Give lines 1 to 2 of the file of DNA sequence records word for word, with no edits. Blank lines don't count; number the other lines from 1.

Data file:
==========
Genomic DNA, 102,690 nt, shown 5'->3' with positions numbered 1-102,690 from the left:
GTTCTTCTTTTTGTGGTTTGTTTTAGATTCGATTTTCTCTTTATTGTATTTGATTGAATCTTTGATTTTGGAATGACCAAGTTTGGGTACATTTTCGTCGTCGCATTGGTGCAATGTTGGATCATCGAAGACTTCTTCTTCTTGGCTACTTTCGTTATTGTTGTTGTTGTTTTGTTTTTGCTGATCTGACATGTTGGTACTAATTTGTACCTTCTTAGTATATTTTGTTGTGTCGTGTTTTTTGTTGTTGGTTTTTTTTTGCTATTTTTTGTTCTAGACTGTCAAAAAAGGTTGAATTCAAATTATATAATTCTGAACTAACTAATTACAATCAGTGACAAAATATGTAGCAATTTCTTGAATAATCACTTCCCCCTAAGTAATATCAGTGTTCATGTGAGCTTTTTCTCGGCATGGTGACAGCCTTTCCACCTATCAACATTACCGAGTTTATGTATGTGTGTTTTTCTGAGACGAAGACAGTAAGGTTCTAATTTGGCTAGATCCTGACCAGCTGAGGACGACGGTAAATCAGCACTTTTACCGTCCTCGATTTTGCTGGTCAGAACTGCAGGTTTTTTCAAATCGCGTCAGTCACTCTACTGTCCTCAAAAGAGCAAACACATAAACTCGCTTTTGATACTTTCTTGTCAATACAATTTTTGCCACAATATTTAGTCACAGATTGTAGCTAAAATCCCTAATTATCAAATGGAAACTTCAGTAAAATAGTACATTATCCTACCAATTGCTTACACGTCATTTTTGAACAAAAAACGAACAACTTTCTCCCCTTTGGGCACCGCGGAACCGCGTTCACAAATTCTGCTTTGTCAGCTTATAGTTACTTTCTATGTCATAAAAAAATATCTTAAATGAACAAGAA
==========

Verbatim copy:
Genomic DNA, 102,690 nt, shown 5'->3' with positions numbered 1-102,690 from the left:
GTTCTTCTTTTTGTGGTTTGTTTTAGATTCGATTTTCTCTTTATTGTATTTGATTGAATCTTTGATTTTGGAATGACCAAGTTTGGGTACATTTTCGTCGTCGCATTGGTGCAATGTTGGATCATCGAAGACTTCTTCTTCTTGGCTACTTTCGTTATTGTTGTTGTTGTTTTGTTTTTGCTGATCTGACATGTTGGTACTAATTTGTACCTTCTTAGTATATTTTGTTGTGTCGTGTTTTTTGTTGTTGGTTTTTTTTTGCTATTTTTTGTTCTAGACTGTCAAAAAAGGTTGAATTCAAATTATATAATTCTGAACTAACTAATTACAATCAGTGACAAAATATGTAGCAATTTCTTGAATAATCACTTCCCCCTAAGTAATATCAGTGTTCATGTGAGCTTTTTCTCGGCATGGTGACAGCCTTTCCACCTATCAACATTACCGAGTTTATGTATGTGTGTTTTTCTGAGACGAAGACAGTAAGGTTCTAATTTGGCTAGATCCTGACCAGCTGAGGACGACGGTAAATCAGCACTTTTACCGTCCTCGATTTTGCTGGTCAGAACTGCAGGTTTTTTCAAATCGCGTCAGTCACTCTACTGTCCTCAAAAGAGCAAACACATAAACTCGCTTTTGATACTTTCTTGTCAATACAATTTTTGCCACAATATTTAGTCACAGATTGTAGCTAAAATCCCTAATTATCAAATGGAAACTTCAGTAAAATAGTACATTATCCTACCAATTGCTTACACGTCATTTTTGAACAAAAAACGAACAACTTTCTCCCCTTTGGGCACCGCGGAACCGCGTTCACAAATTCTGCTTTGTCAGCTTATAGTTACTTTCTATGTCATAAAAAAATATCTTAAATGAACAAGAA